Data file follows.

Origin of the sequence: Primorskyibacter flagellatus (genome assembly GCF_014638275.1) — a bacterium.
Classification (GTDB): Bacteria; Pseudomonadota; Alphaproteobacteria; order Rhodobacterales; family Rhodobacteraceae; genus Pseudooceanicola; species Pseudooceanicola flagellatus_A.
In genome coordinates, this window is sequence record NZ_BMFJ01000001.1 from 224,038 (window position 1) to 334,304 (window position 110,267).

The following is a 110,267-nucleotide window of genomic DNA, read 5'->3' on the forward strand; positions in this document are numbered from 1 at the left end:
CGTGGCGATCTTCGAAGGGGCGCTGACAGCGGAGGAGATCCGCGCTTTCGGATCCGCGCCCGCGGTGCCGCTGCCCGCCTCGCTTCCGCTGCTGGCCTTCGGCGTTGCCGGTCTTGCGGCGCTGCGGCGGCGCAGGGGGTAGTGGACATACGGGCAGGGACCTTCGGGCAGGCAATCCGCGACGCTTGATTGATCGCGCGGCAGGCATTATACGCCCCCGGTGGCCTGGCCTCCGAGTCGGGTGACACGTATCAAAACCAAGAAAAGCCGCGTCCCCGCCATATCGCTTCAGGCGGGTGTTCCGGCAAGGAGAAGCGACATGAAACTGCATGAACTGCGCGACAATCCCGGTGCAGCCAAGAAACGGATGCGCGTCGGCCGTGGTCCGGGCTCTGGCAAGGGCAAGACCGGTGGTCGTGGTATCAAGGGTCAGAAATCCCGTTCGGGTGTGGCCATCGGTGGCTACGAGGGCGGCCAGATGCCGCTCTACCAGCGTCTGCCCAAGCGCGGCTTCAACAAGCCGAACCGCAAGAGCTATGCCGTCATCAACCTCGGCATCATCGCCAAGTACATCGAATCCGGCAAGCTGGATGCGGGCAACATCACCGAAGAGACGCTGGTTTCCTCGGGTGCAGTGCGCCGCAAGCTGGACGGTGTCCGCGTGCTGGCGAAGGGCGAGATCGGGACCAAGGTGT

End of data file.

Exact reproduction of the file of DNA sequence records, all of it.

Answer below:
Origin of the sequence: Primorskyibacter flagellatus (genome assembly GCF_014638275.1) — a bacterium.
Classification (GTDB): Bacteria; Pseudomonadota; Alphaproteobacteria; order Rhodobacterales; family Rhodobacteraceae; genus Pseudooceanicola; species Pseudooceanicola flagellatus_A.
In genome coordinates, this window is sequence record NZ_BMFJ01000001.1 from 224,038 (window position 1) to 334,304 (window position 110,267).

The following is a 110,267-nucleotide window of genomic DNA, read 5'->3' on the forward strand; positions in this document are numbered from 1 at the left end:
CGTGGCGATCTTCGAAGGGGCGCTGACAGCGGAGGAGATCCGCGCTTTCGGATCCGCGCCCGCGGTGCCGCTGCCCGCCTCGCTTCCGCTGCTGGCCTTCGGCGTTGCCGGTCTTGCGGCGCTGCGGCGGCGCAGGGGGTAGTGGACATACGGGCAGGGACCTTCGGGCAGGCAATCCGCGACGCTTGATTGATCGCGCGGCAGGCATTATACGCCCCCGGTGGCCTGGCCTCCGAGTCGGGTGACACGTATCAAAACCAAGAAAAGCCGCGTCCCCGCCATATCGCTTCAGGCGGGTGTTCCGGCAAGGAGAAGCGACATGAAACTGCATGAACTGCGCGACAATCCCGGTGCAGCCAAGAAACGGATGCGCGTCGGCCGTGGTCCGGGCTCTGGCAAGGGCAAGACCGGTGGTCGTGGTATCAAGGGTCAGAAATCCCGTTCGGGTGTGGCCATCGGTGGCTACGAGGGCGGCCAGATGCCGCTCTACCAGCGTCTGCCCAAGCGCGGCTTCAACAAGCCGAACCGCAAGAGCTATGCCGTCATCAACCTCGGCATCATCGCCAAGTACATCGAATCCGGCAAGCTGGATGCGGGCAACATCACCGAAGAGACGCTGGTTTCCTCGGGTGCAGTGCGCCGCAAGCTGGACGGTGTCCGCGTGCTGGCGAAGGGCGAGATCGGGACCAAGGTGT